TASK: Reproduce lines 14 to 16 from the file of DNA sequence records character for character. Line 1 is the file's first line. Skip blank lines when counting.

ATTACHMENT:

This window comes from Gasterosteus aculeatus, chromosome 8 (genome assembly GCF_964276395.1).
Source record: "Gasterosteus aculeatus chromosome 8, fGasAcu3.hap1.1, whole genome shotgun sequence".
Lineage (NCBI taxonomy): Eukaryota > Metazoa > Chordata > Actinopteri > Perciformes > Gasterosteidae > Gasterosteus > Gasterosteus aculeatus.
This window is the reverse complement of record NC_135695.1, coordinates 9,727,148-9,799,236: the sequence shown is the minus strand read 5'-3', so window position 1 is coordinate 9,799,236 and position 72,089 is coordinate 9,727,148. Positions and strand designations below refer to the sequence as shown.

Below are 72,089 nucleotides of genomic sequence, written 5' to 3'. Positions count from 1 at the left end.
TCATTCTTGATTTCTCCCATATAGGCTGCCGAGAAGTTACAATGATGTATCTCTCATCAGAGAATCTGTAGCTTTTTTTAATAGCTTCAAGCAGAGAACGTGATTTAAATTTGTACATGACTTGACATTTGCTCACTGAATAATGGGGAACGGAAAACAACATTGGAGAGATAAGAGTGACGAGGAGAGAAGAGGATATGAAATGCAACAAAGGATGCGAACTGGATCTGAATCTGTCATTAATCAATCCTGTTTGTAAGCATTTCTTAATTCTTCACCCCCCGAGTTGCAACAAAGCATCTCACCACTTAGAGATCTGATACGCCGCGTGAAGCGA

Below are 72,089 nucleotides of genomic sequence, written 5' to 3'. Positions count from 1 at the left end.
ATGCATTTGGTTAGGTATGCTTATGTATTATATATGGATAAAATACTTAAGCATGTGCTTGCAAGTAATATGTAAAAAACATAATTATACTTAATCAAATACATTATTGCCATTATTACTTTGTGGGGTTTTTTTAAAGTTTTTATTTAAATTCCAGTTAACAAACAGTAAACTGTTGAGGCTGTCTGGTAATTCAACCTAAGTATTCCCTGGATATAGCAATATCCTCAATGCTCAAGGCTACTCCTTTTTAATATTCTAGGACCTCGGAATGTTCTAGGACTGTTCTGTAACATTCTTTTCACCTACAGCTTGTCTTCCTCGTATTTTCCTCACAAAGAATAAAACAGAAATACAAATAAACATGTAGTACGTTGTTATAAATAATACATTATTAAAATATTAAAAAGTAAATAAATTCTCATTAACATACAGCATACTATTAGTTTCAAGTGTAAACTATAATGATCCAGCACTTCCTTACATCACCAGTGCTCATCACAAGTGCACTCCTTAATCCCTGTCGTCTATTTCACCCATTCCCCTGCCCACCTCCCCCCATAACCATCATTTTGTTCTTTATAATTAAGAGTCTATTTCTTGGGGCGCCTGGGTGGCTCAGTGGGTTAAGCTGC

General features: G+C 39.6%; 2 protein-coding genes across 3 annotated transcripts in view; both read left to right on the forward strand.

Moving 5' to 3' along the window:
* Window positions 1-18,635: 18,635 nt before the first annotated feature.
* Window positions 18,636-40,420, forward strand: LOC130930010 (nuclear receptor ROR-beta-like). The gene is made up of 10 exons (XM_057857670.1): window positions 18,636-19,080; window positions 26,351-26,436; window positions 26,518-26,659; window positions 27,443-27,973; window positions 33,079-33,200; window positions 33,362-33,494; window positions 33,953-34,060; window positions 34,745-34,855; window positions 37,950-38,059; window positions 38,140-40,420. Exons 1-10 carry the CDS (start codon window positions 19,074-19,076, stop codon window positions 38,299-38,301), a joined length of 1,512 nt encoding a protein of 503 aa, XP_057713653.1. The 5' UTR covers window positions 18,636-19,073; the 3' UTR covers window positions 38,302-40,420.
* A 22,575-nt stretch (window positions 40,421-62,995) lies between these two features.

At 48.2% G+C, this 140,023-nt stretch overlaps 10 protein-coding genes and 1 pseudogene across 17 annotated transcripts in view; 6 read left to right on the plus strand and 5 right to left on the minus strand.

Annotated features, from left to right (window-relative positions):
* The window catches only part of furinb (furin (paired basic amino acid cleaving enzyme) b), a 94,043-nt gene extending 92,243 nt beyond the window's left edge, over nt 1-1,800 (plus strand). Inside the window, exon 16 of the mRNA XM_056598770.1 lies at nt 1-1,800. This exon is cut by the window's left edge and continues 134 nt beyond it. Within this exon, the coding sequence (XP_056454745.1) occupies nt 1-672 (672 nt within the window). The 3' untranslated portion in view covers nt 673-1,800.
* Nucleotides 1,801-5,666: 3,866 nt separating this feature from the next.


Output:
At 48.2% G+C, this 140,023-nt stretch overlaps 10 protein-coding genes and 1 pseudogene across 17 annotated transcripts in view; 6 read left to right on the plus strand and 5 right to left on the minus strand.

Annotated features, from left to right (window-relative positions):
* The window catches only part of furinb (furin (paired basic amino acid cleaving enzyme) b), a 94,043-nt gene extending 92,243 nt beyond the window's left edge, over nt 1-1,800 (plus strand). Inside the window, exon 16 of the mRNA XM_056598770.1 lies at nt 1-1,800. This exon is cut by the window's left edge and continues 134 nt beyond it. Within this exon, the coding sequence (XP_056454745.1) occupies nt 1-672 (672 nt within the window). The 3' untranslated portion in view covers nt 673-1,800.